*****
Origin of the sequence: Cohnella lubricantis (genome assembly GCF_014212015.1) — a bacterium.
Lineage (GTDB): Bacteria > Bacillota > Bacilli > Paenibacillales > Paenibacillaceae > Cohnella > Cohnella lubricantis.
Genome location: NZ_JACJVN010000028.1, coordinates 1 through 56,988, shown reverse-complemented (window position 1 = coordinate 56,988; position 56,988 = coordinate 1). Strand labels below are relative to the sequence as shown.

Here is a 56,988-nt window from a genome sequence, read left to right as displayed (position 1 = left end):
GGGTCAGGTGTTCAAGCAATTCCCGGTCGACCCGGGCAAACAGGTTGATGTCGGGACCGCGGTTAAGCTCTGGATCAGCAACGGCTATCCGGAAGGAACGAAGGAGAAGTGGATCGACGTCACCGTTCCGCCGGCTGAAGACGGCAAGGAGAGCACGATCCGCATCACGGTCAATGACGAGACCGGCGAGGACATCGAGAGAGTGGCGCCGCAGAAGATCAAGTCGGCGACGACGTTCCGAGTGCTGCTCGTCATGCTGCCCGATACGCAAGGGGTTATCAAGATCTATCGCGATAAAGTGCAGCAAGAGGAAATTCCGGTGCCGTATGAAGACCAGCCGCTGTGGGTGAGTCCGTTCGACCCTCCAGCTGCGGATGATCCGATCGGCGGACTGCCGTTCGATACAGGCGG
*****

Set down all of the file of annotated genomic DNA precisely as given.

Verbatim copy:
Origin of the sequence: Cohnella lubricantis (genome assembly GCF_014212015.1) — a bacterium.
Lineage (GTDB): Bacteria > Bacillota > Bacilli > Paenibacillales > Paenibacillaceae > Cohnella > Cohnella lubricantis.
Genome location: NZ_JACJVN010000028.1, coordinates 1 through 56,988, shown reverse-complemented (window position 1 = coordinate 56,988; position 56,988 = coordinate 1). Strand labels below are relative to the sequence as shown.

Here is a 56,988-nt window from a genome sequence, read left to right as displayed (position 1 = left end):
GGGTCAGGTGTTCAAGCAATTCCCGGTCGACCCGGGCAAACAGGTTGATGTCGGGACCGCGGTTAAGCTCTGGATCAGCAACGGCTATCCGGAAGGAACGAAGGAGAAGTGGATCGACGTCACCGTTCCGCCGGCTGAAGACGGCAAGGAGAGCACGATCCGCATCACGGTCAATGACGAGACCGGCGAGGACATCGAGAGAGTGGCGCCGCAGAAGATCAAGTCGGCGACGACGTTCCGAGTGCTGCTCGTCATGCTGCCCGATACGCAAGGGGTTATCAAGATCTATCGCGATAAAGTGCAGCAAGAGGAAATTCCGGTGCCGTATGAAGACCAGCCGCTGTGGGTGAGTCCGTTCGACCCTCCAGCTGCGGATGATCCGATCGGCGGACTGCCGTTCGATACAGGCGG